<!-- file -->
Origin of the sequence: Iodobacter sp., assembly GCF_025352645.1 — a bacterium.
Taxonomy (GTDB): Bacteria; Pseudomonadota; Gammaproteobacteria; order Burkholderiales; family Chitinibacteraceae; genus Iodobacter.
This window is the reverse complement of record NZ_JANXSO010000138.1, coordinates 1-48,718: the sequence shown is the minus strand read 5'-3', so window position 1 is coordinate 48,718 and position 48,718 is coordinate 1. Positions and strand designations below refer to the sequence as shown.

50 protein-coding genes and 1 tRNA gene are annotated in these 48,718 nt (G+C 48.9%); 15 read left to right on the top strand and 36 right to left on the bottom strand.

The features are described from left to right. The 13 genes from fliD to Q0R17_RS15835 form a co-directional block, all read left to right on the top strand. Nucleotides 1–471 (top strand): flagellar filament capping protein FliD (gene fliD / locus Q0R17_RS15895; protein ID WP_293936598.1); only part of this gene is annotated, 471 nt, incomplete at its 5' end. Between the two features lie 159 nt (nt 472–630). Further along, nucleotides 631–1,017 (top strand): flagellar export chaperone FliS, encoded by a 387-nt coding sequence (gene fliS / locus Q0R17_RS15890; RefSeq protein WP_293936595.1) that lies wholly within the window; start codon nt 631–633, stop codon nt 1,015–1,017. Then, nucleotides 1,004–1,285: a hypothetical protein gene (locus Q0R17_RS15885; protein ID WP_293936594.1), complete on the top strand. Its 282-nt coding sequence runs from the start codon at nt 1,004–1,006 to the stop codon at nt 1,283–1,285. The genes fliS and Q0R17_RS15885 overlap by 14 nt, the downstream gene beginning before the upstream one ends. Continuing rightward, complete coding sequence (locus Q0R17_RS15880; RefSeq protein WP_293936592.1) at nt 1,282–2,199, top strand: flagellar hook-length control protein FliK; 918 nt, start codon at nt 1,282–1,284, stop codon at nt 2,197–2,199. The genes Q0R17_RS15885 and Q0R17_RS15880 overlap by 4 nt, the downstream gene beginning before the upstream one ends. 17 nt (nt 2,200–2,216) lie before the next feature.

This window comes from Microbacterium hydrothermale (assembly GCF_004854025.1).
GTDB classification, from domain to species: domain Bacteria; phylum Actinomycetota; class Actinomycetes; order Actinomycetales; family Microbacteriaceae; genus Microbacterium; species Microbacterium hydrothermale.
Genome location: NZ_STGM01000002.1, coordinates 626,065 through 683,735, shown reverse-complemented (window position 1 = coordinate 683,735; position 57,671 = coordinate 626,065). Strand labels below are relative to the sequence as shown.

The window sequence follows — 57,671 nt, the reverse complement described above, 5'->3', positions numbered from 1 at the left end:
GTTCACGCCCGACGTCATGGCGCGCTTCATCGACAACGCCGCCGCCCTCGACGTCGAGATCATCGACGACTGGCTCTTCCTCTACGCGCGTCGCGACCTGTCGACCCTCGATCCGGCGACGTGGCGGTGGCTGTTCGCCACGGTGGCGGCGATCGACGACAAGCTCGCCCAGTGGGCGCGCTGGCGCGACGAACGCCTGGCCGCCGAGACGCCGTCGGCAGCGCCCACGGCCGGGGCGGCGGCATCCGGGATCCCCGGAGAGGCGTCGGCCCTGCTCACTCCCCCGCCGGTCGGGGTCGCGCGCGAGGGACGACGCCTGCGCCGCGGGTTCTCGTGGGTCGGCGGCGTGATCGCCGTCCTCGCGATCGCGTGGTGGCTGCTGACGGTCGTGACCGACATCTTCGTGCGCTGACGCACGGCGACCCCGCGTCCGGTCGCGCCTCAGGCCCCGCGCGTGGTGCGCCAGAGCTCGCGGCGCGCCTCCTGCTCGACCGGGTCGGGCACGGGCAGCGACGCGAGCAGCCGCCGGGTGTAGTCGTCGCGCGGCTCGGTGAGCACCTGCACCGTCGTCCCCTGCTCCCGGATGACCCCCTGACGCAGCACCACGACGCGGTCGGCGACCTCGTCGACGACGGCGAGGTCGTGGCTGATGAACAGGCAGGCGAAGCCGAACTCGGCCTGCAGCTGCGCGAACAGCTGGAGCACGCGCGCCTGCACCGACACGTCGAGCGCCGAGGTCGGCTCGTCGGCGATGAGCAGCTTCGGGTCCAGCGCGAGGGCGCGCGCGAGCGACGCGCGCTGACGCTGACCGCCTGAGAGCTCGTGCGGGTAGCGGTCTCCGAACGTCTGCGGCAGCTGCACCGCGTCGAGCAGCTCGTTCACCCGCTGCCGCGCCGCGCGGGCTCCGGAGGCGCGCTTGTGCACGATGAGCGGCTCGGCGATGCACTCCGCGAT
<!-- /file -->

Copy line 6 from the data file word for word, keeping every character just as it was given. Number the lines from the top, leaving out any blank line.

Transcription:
This window comes from Microbacterium hydrothermale (assembly GCF_004854025.1).